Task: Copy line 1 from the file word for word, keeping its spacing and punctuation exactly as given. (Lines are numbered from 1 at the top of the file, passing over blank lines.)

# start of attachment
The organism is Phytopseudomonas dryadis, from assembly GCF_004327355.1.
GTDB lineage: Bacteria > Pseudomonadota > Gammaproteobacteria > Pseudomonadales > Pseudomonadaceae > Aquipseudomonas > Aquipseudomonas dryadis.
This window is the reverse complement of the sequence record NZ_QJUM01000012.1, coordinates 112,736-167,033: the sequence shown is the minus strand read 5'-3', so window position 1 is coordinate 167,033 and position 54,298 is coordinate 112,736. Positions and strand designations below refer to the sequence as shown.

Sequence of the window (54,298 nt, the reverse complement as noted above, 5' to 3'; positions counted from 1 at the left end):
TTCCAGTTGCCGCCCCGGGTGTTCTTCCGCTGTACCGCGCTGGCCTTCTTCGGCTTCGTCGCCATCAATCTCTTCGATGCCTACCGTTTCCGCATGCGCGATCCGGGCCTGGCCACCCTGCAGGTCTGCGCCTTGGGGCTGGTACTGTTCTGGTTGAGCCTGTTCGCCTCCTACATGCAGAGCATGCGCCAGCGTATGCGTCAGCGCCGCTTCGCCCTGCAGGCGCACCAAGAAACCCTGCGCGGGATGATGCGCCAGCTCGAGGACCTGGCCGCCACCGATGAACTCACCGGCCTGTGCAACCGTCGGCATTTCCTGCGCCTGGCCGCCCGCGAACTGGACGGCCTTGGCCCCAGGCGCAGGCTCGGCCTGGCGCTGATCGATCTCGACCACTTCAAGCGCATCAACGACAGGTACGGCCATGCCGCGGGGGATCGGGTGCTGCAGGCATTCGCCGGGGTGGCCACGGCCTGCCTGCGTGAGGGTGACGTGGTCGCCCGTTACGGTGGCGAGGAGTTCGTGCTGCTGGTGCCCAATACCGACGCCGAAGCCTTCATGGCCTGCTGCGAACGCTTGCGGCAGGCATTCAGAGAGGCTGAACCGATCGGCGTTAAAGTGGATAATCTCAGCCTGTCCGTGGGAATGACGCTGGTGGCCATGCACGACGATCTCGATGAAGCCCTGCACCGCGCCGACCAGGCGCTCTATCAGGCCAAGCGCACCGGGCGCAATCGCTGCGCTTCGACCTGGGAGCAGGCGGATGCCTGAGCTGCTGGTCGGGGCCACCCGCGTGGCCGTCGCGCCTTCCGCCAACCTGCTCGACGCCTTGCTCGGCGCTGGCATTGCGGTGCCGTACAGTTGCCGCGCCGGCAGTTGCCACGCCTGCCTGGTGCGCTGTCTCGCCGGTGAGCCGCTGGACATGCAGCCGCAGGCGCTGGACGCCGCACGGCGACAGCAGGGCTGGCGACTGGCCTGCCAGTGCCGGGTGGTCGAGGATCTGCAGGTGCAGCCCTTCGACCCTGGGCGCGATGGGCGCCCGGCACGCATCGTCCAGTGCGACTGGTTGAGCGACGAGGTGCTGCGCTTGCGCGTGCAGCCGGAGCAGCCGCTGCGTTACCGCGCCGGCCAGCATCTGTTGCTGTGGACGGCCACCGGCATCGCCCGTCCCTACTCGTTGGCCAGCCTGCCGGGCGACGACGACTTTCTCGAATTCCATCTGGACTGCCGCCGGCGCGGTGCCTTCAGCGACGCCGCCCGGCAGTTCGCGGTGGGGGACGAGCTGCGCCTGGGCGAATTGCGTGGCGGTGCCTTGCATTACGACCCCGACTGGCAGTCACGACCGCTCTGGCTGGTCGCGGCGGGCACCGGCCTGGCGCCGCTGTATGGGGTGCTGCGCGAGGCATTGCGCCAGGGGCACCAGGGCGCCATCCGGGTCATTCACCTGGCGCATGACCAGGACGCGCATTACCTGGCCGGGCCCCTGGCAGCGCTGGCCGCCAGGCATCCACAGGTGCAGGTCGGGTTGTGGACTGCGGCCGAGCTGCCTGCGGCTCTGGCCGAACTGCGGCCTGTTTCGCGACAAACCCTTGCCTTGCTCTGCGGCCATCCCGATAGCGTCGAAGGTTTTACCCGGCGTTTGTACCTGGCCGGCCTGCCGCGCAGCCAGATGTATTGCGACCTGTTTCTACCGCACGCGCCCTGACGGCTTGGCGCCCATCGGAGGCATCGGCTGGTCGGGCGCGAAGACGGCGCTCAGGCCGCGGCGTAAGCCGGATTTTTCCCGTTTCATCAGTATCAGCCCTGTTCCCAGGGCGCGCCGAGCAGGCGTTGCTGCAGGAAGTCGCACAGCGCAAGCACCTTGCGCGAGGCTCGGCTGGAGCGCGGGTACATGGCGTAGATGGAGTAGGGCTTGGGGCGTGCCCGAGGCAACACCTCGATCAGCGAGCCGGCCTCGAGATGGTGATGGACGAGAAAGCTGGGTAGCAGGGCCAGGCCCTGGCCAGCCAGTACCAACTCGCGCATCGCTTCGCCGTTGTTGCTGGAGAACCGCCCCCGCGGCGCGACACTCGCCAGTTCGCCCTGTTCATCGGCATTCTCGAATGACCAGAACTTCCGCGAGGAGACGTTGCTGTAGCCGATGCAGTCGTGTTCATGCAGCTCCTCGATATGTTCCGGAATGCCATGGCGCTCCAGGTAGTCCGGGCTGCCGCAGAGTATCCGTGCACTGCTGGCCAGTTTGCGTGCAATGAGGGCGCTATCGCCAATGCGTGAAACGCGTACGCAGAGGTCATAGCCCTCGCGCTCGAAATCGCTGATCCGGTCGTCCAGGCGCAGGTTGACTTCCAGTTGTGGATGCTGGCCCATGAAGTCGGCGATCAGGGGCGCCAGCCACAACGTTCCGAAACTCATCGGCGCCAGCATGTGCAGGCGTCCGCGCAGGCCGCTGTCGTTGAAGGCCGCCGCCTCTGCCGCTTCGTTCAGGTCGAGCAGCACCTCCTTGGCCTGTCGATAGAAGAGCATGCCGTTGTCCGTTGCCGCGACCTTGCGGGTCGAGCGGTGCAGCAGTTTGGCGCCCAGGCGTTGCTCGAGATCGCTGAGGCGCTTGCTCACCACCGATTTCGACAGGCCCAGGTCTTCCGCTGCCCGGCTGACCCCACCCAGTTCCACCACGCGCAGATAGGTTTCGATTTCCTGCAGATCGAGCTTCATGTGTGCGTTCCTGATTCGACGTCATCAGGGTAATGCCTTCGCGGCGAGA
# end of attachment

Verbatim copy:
The organism is Phytopseudomonas dryadis, from assembly GCF_004327355.1.